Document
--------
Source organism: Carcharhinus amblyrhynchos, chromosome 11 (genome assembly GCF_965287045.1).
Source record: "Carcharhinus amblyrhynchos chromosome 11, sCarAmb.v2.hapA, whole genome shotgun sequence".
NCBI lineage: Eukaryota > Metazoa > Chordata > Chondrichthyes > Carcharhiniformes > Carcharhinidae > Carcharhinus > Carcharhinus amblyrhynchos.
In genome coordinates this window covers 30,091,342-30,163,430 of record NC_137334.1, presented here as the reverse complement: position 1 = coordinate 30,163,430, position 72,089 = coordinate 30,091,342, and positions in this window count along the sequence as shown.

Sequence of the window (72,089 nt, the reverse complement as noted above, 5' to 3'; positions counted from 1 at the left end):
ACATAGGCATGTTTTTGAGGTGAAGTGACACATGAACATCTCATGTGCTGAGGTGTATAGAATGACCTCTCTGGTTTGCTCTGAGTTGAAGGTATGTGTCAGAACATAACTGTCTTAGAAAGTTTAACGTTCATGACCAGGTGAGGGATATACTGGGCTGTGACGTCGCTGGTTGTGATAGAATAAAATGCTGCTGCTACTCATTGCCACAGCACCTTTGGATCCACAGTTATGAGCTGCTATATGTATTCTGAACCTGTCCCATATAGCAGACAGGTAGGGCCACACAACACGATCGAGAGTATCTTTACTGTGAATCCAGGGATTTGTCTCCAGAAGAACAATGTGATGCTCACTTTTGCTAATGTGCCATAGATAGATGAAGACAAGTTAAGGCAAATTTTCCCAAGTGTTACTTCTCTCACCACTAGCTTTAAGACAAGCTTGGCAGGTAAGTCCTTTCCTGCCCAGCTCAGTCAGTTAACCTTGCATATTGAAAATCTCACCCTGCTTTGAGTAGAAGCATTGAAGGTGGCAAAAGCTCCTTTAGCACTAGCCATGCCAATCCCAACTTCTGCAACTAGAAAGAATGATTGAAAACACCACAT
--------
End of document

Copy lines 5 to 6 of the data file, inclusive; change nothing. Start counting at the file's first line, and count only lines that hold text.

Sequence of the window (72,089 nt, the reverse complement as noted above, 5' to 3'; positions counted from 1 at the left end):
ACATAGGCATGTTTTTGAGGTGAAGTGACACATGAACATCTCATGTGCTGAGGTGTATAGAATGACCTCTCTGGTTTGCTCTGAGTTGAAGGTATGTGTCAGAACATAACTGTCTTAGAAAGTTTAACGTTCATGACCAGGTGAGGGATATACTGGGCTGTGACGTCGCTGGTTGTGATAGAATAAAATGCTGCTGCTACTCATTGCCACAGCACCTTTGGATCCACAGTTATGAGCTGCTATATGTATTCTGAACCTGTCCCATATAGCAGACAGGTAGGGCCACACAACACGATCGAGAGTATCTTTACTGTGAATCCAGGGATTTGTCTCCAGAAGAACAATGTGATGCTCACTTTTGCTAATGTGCCATAGATAGATGAAGACAAGTTAAGGCAAATTTTCCCAAGTGTTACTTCTCTCACCACTAGCTTTAAGACAAGCTTGGCAGGTAAGTCCTTTCCTGCCCAGCTCAGTCAGTTAACCTTGCATATTGAAAATCTCACCCTGCTTTGAGTAGAAGCATTGAAGGTGGCAAAAGCTCCTTTAGCACTAGCCATGCCAATCCCAACTTCTGCAACTAGAAAGAATGATTGAAAACACCACAT